What do we see on the project photo?
An interview setting in a participant’s front yard, in the community of Behenjy, Madagascar. The translator is showing the food group collages to the participant, to survey the dietary diversity score of her child. A typical brick house of the highland region is also shown in the photo.
How would you explain to a child what the project is doing?
For children to grow properly they need a lot of colorful and diverse food. In Madagascar, every second child is too small, as their stomachs are mainly filled with rice. The project explored what children eat and the effect of the family’s habits on the food parents give them.
What is the project’s main objective?
Investigate the influencing cultural factors on dietary diversity in children living in the Vakinankaratra region, in order to better understand the context related to the nutrition of a family and especially that of younger children and to sensitize future research on the topic.
Why is the project important?
Stunting can lead to long term consequences and its causes are very multifactorial. A low dietary diversity is one key determinant of stunting in Madagascar, and this project was important to bring a broader context on the cultural habits and traditions and their influences on children’s dietary diversity.
What has been the most positive moment during the project?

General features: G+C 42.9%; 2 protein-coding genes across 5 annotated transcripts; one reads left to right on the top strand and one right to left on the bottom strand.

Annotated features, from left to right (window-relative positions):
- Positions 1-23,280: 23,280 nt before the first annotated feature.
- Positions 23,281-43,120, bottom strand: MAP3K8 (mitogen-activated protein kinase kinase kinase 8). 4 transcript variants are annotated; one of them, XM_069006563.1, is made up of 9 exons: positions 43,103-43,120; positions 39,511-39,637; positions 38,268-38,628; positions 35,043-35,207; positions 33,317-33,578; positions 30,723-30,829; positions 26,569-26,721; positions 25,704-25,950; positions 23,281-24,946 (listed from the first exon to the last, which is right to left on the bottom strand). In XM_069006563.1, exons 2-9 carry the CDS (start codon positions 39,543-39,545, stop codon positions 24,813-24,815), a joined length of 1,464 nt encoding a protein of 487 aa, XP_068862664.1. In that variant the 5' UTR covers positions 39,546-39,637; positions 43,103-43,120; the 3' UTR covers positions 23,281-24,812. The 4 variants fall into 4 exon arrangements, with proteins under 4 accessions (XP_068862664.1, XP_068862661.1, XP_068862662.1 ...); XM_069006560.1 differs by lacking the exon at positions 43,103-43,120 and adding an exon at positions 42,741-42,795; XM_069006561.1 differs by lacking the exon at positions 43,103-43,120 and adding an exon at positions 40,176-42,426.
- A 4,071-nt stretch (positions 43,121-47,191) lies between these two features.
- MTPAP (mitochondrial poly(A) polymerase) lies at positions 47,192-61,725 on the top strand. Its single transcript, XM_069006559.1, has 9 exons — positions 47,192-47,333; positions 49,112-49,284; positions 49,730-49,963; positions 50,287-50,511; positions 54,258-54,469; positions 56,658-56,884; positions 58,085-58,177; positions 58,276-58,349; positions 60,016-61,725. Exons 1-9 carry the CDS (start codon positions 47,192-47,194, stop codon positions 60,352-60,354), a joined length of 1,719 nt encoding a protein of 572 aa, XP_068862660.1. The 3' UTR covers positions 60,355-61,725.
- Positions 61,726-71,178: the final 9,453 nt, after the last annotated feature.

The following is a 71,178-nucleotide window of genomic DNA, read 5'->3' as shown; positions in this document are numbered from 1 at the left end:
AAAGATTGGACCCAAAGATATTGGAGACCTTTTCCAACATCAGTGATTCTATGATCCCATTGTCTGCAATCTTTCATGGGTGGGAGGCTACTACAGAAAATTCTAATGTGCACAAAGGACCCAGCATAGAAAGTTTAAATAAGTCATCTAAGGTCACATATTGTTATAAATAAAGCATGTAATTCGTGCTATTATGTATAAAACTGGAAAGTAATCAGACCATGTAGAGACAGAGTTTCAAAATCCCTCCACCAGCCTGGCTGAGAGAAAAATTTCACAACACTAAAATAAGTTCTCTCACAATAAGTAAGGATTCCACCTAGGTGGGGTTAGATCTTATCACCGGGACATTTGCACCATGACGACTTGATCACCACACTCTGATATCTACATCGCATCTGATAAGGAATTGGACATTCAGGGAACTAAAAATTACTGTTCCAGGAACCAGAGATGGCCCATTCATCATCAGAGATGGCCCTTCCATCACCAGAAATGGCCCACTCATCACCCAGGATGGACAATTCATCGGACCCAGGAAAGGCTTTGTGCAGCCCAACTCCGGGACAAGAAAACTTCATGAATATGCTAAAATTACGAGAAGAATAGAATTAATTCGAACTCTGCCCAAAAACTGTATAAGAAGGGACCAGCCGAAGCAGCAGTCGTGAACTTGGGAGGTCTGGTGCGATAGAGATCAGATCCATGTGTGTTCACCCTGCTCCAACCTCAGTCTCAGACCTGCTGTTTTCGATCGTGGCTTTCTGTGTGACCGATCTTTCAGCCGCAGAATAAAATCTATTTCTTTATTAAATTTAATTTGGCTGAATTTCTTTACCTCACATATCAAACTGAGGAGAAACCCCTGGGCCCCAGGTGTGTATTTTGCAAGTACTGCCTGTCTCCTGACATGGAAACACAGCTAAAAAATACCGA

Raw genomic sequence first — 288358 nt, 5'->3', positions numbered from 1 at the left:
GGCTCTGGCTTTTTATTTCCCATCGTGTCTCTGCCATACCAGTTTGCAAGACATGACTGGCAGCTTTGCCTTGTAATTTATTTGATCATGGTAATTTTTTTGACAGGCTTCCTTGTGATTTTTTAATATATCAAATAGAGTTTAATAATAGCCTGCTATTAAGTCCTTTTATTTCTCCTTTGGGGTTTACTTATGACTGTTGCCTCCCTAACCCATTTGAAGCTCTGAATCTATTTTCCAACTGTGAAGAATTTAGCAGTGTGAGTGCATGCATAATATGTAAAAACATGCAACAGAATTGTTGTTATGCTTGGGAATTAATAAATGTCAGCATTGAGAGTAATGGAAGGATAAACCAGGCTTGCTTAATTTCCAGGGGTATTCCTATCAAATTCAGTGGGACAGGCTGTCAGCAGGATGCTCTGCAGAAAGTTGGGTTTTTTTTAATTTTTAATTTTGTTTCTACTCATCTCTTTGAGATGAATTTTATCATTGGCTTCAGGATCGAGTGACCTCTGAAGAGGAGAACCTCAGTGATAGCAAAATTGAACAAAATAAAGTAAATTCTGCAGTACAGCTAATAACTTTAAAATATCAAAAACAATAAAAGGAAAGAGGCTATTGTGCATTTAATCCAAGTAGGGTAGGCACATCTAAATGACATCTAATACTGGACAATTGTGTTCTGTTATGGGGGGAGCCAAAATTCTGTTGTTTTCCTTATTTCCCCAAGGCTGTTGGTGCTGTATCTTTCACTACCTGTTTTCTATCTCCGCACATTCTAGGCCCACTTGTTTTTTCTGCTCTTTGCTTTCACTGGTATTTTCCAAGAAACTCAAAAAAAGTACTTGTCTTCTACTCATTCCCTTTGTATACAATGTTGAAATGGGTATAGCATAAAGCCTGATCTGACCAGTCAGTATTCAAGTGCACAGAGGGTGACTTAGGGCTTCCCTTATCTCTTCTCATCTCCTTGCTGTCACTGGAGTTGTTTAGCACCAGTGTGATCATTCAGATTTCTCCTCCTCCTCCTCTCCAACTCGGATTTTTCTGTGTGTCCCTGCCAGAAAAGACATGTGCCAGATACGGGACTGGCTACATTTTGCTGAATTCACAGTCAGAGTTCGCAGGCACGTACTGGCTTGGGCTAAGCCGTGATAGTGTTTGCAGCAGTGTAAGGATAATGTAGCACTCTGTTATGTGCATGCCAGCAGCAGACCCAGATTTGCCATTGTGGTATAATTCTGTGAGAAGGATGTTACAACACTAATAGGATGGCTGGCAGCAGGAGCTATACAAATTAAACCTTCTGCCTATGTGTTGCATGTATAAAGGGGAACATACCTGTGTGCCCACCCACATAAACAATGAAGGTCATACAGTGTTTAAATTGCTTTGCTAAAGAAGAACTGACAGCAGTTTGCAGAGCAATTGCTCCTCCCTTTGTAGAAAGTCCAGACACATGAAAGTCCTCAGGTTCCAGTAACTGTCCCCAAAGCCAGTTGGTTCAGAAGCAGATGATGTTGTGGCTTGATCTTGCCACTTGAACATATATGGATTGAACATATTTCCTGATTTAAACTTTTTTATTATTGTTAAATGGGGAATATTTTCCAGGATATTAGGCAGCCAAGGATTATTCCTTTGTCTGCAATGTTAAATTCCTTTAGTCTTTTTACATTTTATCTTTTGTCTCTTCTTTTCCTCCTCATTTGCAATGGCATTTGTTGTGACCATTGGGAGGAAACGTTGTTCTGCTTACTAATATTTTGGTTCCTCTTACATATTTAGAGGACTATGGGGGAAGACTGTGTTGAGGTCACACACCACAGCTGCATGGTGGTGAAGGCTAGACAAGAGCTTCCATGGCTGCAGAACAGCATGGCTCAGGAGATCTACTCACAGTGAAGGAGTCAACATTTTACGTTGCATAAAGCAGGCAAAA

It was a very positive experience to work so closely with the local people, and it was especially encouraging to see their willingness to participate. I was excited to hear that some participants knew that colorful food is important for the development of children. It was also very touching to hand out to them their “thank you” portrait photos during our final visit.
What have been the biggest challenges encountered in the project?
It was difficult to hear that participants knew which foods are important for the development of a child but that they can rarely give certain nutritious food. It was particularly impressive to hear that families reduce the dietary diversity when saving money for a special menu.
Which is the most important lesson learnt from the project?
Next to financial issues, cultural habits and access to markets may play a key role on dietary diversity. Dietary indicators are important to consider as part of the broader nutrition conversation, as children above the age of two seem to be more prone to often not receive food frequently enough, thus not achieving a minimum acceptable diet.
About the project
Just Too Small? The Heavy Toll of a Low Dietary Diversity in Children: Exploration of Cultural Influencing Factors in Madagascar’s Central Highland
Bern University of Applied Sciences BFH - School of Agricultural, Forest and Food Sciences HAFL
BFH-HAFL, AiNA soa